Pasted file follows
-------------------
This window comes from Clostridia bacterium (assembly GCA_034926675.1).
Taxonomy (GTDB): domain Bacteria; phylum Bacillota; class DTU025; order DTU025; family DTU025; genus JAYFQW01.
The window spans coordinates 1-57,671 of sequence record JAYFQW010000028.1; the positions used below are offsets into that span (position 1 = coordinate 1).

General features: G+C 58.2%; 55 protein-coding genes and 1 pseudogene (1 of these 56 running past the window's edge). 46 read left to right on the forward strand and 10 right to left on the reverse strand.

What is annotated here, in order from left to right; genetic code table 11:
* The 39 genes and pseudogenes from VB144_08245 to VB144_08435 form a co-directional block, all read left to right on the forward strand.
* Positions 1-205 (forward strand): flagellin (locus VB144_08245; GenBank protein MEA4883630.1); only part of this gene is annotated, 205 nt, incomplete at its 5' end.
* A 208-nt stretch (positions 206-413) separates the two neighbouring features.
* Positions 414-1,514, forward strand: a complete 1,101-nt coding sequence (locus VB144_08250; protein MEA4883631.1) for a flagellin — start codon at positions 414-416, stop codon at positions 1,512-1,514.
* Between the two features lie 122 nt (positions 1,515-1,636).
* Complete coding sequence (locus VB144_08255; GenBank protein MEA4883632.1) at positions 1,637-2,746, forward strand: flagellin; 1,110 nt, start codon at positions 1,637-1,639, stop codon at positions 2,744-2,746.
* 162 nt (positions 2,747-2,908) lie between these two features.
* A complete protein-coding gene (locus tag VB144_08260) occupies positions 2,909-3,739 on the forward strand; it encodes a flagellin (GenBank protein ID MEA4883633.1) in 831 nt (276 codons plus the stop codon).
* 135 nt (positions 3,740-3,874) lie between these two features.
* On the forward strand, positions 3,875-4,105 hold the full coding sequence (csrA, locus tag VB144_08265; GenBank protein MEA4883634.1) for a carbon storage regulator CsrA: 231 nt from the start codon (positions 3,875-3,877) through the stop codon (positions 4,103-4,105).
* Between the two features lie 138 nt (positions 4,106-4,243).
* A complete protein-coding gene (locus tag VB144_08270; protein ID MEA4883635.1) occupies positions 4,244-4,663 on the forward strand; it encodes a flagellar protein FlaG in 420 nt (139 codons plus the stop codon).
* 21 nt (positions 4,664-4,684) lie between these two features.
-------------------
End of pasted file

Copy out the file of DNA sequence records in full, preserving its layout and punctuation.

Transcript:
This window comes from Clostridia bacterium (assembly GCA_034926675.1).
Taxonomy (GTDB): domain Bacteria; phylum Bacillota; class DTU025; order DTU025; family DTU025; genus JAYFQW01.
The window spans coordinates 1-57,671 of sequence record JAYFQW010000028.1; the positions used below are offsets into that span (position 1 = coordinate 1).

General features: G+C 58.2%; 55 protein-coding genes and 1 pseudogene (1 of these 56 running past the window's edge). 46 read left to right on the forward strand and 10 right to left on the reverse strand.

What is annotated here, in order from left to right; genetic code table 11:
* The 39 genes and pseudogenes from VB144_08245 to VB144_08435 form a co-directional block, all read left to right on the forward strand.
* Positions 1-205 (forward strand): flagellin (locus VB144_08245; GenBank protein MEA4883630.1); only part of this gene is annotated, 205 nt, incomplete at its 5' end.
* A 208-nt stretch (positions 206-413) separates the two neighbouring features.
* Positions 414-1,514, forward strand: a complete 1,101-nt coding sequence (locus VB144_08250; protein MEA4883631.1) for a flagellin — start codon at positions 414-416, stop codon at positions 1,512-1,514.
* Between the two features lie 122 nt (positions 1,515-1,636).
* Complete coding sequence (locus VB144_08255; GenBank protein MEA4883632.1) at positions 1,637-2,746, forward strand: flagellin; 1,110 nt, start codon at positions 1,637-1,639, stop codon at positions 2,744-2,746.
* 162 nt (positions 2,747-2,908) lie between these two features.
* A complete protein-coding gene (locus tag VB144_08260) occupies positions 2,909-3,739 on the forward strand; it encodes a flagellin (GenBank protein ID MEA4883633.1) in 831 nt (276 codons plus the stop codon).
* 135 nt (positions 3,740-3,874) lie between these two features.
* On the forward strand, positions 3,875-4,105 hold the full coding sequence (csrA, locus tag VB144_08265; GenBank protein MEA4883634.1) for a carbon storage regulator CsrA: 231 nt from the start codon (positions 3,875-3,877) through the stop codon (positions 4,103-4,105).
* Between the two features lie 138 nt (positions 4,106-4,243).
* A complete protein-coding gene (locus tag VB144_08270; protein ID MEA4883635.1) occupies positions 4,244-4,663 on the forward strand; it encodes a flagellar protein FlaG in 420 nt (139 codons plus the stop codon).
* 21 nt (positions 4,664-4,684) lie between these two features.